The Benefits of Self-Deprivation

by Margo Ruter

Flotation tanks have been making their way into the world of stressed out individuals for decades, but it wasn’t until 2005 that they started to get a bit of street cred in the Midwest when a Chicago Tribune reporter did some field research on the matter.  Kevin Pang found that his post-session state was the “epitome of tranquility and relaxation.”  Since then, these tanks have been re-defining relaxation.  A one hour session in this type of sensory deprivation tank has been considered the equivalent of eight hours of sleep.  Leave it to America to launch fast-food and now condensed relaxation sessions.

Sensory Deprivation is a technique initially used by neuro-psychiatrists designed to deliberately reduce or completely remove stimuli from one or all of the senses.  Traditionally called “perceptual isolation”, this technique can be as simple as wearing earmuffs or blindfolds to reduce outside distractions.

Just as stimulating your sense of smell can potentially aide your aching head, depriving your body of its senses may also have a beneficial effect.  Of course, there’s a placebo effect in many of these alternative practices, so let your practical self take a nap for a few minutes.

John C. Lilly decided to take it a step further than nose-plugs in 1954 when he began his academic research on the effect of sensory deprivation on his patients at the U.S. National Institute of Mental Health.  A neuro-psychiatrist himself, he sought to answer the question of what keeps the brain going and what the origin of it’s energy is.  He wanted to know how the brain responded to the elimination of various senses, so he designed what today is known as an isolation tank.

Early versions of this isolation tank were before their technological time. The tank was filled with warm water the same temperature as the subject’s skin, in which the subject was required to wear a large head mask to enable underwater breathing.  Great idea, right?  Not exactly.  These large masks ended up negating the purpose of the tank by distracting the subject from the experience of isolation.  Silence was impossible due to the constant movement of oxygen bubbles in and out of the mask.  The lens of the mask was painted black to eliminate the subject’s vision, but this required assistance entering or exiting the tank.  Basically, these early tanks were a hassle.

Early isolation tank, circa 1950s.

Newer tanks have conquered many of these setbacks by adding Epsom salt to the water in the tank, raising the water density and causing the subject to float without the aid of a head mask. The subject wears earplugs to cancel sound and if he or she knocks an arm or leg on the side of the tank, the sense of touch is semi-eliminated due to the water temperature matching the body temperature.  The air and water in the tank become the same temperature, thus causing the subject to lose recognition of which is which.  If the water contains chlorine, the sense of smell is not fully eliminated, but close enough.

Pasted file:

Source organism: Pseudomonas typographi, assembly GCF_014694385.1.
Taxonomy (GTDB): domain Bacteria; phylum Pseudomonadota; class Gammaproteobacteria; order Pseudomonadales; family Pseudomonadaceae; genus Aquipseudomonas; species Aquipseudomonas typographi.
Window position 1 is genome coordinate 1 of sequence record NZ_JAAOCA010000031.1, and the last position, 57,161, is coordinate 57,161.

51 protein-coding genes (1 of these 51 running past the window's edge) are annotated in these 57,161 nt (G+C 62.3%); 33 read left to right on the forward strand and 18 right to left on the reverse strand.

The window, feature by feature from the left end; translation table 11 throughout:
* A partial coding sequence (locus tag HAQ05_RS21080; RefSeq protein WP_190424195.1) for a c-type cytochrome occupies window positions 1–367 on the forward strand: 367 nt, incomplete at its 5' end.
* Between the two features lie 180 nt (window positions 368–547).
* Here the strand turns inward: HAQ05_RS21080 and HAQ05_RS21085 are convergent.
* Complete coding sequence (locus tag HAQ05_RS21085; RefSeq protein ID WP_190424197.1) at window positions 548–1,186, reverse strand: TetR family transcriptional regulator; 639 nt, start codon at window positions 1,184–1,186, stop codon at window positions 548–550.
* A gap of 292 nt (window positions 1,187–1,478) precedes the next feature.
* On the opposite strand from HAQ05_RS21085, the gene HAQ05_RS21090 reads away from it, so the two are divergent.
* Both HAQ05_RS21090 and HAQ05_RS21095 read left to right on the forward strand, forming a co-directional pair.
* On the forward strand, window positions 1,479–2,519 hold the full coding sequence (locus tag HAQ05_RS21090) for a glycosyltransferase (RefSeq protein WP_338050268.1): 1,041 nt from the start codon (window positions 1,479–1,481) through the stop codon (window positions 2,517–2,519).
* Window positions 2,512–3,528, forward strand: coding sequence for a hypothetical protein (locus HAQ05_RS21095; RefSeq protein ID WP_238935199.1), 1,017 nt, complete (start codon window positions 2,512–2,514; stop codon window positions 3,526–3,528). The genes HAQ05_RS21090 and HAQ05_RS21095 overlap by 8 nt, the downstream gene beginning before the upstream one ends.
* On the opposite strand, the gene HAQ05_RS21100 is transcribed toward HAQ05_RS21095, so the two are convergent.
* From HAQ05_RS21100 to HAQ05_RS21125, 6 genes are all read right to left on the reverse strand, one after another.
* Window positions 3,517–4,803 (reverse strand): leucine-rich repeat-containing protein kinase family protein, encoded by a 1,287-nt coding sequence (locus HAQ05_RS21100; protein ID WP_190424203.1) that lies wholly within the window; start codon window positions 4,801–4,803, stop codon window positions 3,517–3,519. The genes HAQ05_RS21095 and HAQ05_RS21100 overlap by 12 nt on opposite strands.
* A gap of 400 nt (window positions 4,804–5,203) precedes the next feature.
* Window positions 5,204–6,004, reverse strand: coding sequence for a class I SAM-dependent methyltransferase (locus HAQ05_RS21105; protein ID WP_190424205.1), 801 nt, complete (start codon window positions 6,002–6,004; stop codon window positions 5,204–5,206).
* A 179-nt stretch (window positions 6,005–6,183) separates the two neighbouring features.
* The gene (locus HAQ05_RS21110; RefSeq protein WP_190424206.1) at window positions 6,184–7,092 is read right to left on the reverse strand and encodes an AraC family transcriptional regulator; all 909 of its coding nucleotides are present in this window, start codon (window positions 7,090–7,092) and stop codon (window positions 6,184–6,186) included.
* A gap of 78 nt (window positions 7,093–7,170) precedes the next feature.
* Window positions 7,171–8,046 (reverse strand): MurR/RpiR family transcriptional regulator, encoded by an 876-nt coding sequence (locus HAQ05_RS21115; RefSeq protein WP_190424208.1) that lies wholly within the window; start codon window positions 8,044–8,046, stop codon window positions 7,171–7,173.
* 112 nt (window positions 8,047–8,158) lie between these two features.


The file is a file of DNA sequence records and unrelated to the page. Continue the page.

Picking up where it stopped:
In the 1970s, Peter Svedfeld and Roderick Borrie at the University of British Columbia began to fully discover the therapeutic benefits of using the tanks. They were called flotation tanks at the time, but are considered the same technology as isolation tanks. This theory was called the Restricted Environmental Stimulation Therapy, or R.E.S.T. (I like how that worked out, we all need a little soul-on-soul TLC.)

“Most importantly, the float tank is not a hypothetical laboratory phenomenon, but a viable, proven technology.” – Dr. Henry Adams, Nation Institute of Mental Health

Modern day sensory deprivation tank.

Fast forward from 1954, today these tanks are available for the public to use during scheduled sessions.  It’s kind of like a tanning bed, but it lasts longer and won’t slowly kill you.

As the result of a person subjecting themselves to these seemingly strange conditions, he or she often feels refreshed, relaxed and stress-free. It has been considered a way to enhance meditation and offer an out-of-body experience.  The sessions are usually one hour long and are for anyone looking to unwind, not just mental patients. The first forty minutes of the session are similar to the first half hour of a meditation session.  Random itching can occur, but is similar to the feeling of your foot falling asleep, annoying, but harmless.  The last twenty minutes is the most crucial part of the session; this is the time when the brain waves switch from alpha and beta waves to theta waves, the state it’s in just before sleep and immediately upon waking up.  This is a different state of thinking for your brain, unlike how it functions at 2:30PM after a few cups of coffee.  This theta wave state lasts for several minutes without the subject falling asleep.

Many people use this treatment regularly to enhance creativity, solve difficult problems, or to superlearn.  It can help facilitate the same results as meditation, but with a little help. Clearing the mind is a great stress reducer.

Piere Schulz and Charles Henry Kaspar have done considerable work dealing sensory deprivation and have concluded that “it has relaxing effects and is therapeutically useful”.

For those of you who are still a bit skeptical about these tanks, Australian Senator Richard Jones claims that Sensory Deprivation tanks are “[the] second best thing to being in Heaven.”  Now, I’m not sure if he has access to direct flights to Heaven, but for now I guess we’ll have to give him the benefit of the doubt.

The senses are such a touchy thing with humans.  Increased sensitivity to various senses can have it’s benefits, but it seems that eliminating them can too.  Who knows, maybe you’ll find yourself in such a tank and come out feeling like the new Einstein.  ZAP!

Passed Out






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